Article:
While toilet paper can be hard to come by at stores due to the coronavirus outbreak, a Prospect Park bakery has plenty of rolls in their display case. But not Cottonelle or Charmin. This is yellow cake with icing and a fondant wrap, which creates the appearance of ridges and the folded-over edge of a fresh roll of TP.

For Traub’s Bakery, the purpose of these cakes is twofold: to make people laugh during this scary, uncertain time and to drive business, which has been slow as people practice social distancing to decrease the spread of the virus.

“People who love [the cakes] most are the ones running around, trying to find toilet paper," said manager Flossie Cowan. “One woman was like, ‘My daughter still hasn’t found toilet paper. I need to get this for her.’”

A former Traub’s cake decorator came up with the idea in recent days as the bakery prepared for perhaps months of economic uncertainty.

Traub’s has a history of incorporating pop culture and current events into its sweets. They’ve sold Pope Francis cakes, deflated football cakes during the Patriots’ “Deflategate” scandal, and presidential candidate cookies and “Make America Great Again” hat cakes during the 2016 election.

Traub’s has plenty of squares to share

Posted by Traub's Bakery on Tuesday, March 17, 2020

They started selling the toilet paper cakes on Tuesday. Once Cowan posted photos of the creation to the bakery’s Facebook page, the phone started ringing (she recommends people call ahead if they’re desperate for a roll, which come in 3-inch and 7-inch sizes).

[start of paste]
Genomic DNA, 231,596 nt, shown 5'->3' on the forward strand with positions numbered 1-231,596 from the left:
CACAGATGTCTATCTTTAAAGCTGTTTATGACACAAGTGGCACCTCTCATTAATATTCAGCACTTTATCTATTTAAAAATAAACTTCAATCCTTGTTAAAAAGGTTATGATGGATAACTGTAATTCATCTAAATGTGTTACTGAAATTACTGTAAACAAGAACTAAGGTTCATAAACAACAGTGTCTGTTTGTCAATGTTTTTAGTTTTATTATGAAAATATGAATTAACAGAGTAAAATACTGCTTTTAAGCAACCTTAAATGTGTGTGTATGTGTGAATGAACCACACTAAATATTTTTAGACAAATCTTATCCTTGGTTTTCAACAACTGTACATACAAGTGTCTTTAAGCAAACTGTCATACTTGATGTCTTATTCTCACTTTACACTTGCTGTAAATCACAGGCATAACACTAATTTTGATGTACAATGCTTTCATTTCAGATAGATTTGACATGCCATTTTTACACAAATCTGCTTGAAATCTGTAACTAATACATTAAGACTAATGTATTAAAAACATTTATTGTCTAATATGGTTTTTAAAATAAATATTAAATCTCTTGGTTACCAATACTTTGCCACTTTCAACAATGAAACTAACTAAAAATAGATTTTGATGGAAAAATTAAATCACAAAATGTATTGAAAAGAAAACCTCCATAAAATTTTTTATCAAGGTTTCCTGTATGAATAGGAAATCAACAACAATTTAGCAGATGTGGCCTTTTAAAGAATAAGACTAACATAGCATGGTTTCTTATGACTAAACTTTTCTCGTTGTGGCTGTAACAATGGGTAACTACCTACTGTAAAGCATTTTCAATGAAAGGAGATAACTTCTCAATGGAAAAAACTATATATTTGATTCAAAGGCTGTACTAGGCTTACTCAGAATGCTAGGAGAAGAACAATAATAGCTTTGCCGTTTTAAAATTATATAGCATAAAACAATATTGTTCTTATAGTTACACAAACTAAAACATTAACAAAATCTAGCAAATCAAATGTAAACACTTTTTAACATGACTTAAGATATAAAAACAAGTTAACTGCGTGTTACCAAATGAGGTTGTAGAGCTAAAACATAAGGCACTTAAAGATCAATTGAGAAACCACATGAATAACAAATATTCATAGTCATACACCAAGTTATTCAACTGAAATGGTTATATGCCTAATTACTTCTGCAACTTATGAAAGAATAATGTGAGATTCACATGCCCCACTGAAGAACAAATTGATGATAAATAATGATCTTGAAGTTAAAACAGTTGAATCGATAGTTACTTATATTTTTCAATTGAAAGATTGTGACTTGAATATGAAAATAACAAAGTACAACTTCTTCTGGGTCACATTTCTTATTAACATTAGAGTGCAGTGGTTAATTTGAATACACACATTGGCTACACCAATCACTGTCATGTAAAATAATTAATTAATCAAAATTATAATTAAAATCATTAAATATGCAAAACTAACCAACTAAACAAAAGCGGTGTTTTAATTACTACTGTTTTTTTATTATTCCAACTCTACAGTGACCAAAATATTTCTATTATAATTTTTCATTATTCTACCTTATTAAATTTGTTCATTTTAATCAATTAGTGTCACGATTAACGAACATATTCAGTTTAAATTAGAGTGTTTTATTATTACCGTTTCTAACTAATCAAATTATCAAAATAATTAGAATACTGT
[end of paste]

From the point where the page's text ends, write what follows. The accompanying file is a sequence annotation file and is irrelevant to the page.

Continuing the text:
They sold nearly 200 by Wednesday morning, Cowan said, and were waiting for their next shipment of cake so bakers and decorators could get started on the next batch.

By and large, the response has been positive, she said.

“There are some haters who don’t think we’re taking [the coronavirus] seriously,” she said, “when really we’re trying to add humor to a serious situation.”

On Thursday, the feast of St. Joseph, the line at Traub’s would usually be out the door, she said, with people waiting to buy St. Joseph’s cakes, a cross between a cannoli and a cream puff. But few had come in to purchase one early Wednesday, she said.

She’s been encouraged, however, to see customers arriving to pick up a toilet paper cake, and end up buying other items as well.

Traub’s plans to stay open for the foreseeable future. They are selling eggs, bread, and milk, along with their desserts, and sanitizing constantly. And in the kitchen, decorator Lauren Lanciano will keep creating the folded edge of the toilet paper cakes for as long as people are buying them.